While logos often serve as the face of a company, a new study suggests that designing compact logos encourages favorable brand evaluations by suggesting product safety, according to a new study.
Researchers from the Caroll School of Management at the Boston College and the Indian Institute of Management Udaipur reviewed 17,000 consumers and conducted studies with different brand logos.
They present their findings in the article "Safe Spaces: Spacing In-Text Logos Affect Customer Opinion," published in the Journal of Consumer Research.
The Impact of Character Spacing and Culture on Logos
Researchers discovered that tracking, an aspect of typography that specifically deals with the character spacing between characters, can influence consumer attitudes on brand logos. On top of this, cultural factors also play a role in these consumer attitudes. They were able to observe, based on survey data, that the same behaviors persisted even during the global coronavirus pandemic - a time when public health guidance on the public placed emphasized social and physical distancing, which, in turn, was supposed to affect public opinion on space.
"We found fairly consistent patterns in these responses, even during the pandemic when some brands were experimenting with placing the letters of logos farther apart to emulate a social distancing signal," said Henrik Hagtvedt, co-author of the study and an associate professor of marketing at Boston College. He made the report together with Tanvi Gupta from the Indian Institute of Management Udaipur.
To arrive at their findings, they analyzed responses from 17,000 consumers that evaluated 629 brands. The authors of the study found compact logos - where tight tracking, or character spacing, leaves less free spaces - encourage favorable consumer attitudes than loose logos where the tracking creates a more spacious feel.
Consumers say that compact logos suggest that the brand it represents was "reliable, secure, and trustworthy."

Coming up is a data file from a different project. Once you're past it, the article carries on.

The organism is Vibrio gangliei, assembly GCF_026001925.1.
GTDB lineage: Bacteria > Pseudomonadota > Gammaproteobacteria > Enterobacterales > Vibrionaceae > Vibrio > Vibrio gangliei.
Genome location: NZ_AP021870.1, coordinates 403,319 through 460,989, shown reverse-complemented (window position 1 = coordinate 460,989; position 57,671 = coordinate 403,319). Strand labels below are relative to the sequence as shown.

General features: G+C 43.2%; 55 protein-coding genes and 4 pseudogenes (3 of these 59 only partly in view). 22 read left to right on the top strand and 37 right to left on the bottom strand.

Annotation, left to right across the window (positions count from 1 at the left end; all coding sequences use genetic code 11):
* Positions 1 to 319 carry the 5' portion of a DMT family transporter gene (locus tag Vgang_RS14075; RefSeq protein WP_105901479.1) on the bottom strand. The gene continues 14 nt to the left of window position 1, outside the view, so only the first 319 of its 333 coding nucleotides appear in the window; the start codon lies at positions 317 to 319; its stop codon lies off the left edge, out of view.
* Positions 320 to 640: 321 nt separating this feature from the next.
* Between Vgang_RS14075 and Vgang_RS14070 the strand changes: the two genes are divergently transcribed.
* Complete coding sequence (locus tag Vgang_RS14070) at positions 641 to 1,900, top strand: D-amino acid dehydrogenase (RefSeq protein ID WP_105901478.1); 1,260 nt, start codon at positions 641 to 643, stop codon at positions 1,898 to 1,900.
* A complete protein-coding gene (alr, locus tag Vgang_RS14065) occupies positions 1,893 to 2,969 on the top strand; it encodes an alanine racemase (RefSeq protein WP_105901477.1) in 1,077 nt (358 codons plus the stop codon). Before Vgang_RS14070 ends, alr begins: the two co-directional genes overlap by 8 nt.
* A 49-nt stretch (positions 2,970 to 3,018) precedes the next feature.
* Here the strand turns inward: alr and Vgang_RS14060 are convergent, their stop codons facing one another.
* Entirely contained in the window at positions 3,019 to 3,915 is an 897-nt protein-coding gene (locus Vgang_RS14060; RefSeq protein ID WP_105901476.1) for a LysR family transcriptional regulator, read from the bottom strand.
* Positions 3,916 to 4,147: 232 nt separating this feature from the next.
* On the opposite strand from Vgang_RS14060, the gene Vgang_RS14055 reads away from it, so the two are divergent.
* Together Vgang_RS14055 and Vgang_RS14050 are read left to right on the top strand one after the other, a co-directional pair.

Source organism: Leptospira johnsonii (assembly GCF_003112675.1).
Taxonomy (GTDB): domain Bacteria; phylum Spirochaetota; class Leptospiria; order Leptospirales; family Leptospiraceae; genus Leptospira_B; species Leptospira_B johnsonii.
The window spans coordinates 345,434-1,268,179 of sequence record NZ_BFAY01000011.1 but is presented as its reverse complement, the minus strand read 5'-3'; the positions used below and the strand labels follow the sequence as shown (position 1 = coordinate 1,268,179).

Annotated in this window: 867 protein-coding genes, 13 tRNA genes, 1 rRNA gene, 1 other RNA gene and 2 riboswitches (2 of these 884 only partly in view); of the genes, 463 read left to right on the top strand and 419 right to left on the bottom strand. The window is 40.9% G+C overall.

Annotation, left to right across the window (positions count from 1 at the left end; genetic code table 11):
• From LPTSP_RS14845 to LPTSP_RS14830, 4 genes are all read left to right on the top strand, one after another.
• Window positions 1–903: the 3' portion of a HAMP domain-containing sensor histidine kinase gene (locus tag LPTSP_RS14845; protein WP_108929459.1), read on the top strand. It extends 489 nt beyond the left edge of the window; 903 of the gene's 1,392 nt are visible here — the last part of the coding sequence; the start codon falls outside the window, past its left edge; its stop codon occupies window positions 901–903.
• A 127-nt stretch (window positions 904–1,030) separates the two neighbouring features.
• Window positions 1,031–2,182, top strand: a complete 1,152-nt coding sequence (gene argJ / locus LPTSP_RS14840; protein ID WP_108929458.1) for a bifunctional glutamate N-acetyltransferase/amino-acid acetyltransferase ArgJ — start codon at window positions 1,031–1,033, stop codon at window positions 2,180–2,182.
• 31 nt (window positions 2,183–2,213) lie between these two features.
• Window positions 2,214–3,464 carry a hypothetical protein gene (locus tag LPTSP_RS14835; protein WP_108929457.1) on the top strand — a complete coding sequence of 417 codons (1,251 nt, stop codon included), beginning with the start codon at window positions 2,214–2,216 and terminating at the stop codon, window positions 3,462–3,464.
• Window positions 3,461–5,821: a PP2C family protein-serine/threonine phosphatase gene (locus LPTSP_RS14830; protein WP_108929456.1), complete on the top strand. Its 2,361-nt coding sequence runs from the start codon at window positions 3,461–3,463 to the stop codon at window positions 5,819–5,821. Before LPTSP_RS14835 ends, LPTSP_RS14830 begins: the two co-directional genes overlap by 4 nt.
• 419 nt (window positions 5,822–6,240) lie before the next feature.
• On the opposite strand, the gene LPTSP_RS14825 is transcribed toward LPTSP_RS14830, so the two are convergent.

Typography and Logo Design for Consumers
Logos are an important part of a brand's identity, helping get important details to get across their target markets at a glance. In this study, compact logos that give the impression of physical robustness imply that the products they represent are also safe and reliable for use. They found that compact logos in the study received more consumer confidence.
Researchers also noted that this is more prevalent in textual logos, where the tracking or character spacing was perceived by consumers as a sign of the brand's reliability and safety. Basically, for textual logos, tighter typography is equivalent to sturdiness for the consumers. On the other hand, looser typography implies vulnerability.
Another factor to consider are cultural influences, with the researchers grouping the psychological effects of logos based on the respondents' belonging to a culturally "tight" or "loose" population. Tight cultures are explained as a function of adapting to threats like violence or natural disaster. For example, in the United States, southern states tend to be more culturally "tight" compared to those in the west and northeast regions.
Regardless, under usual circumstances, consumers from both cultural backgrounds preferred the compact logos over the looser ones. However, when researchers introduced the context of brands with potential safety concerns - such as pharmaceuticals or mobile financial services - only those from the culturally tight group exhibited more favor towards the compact logos.
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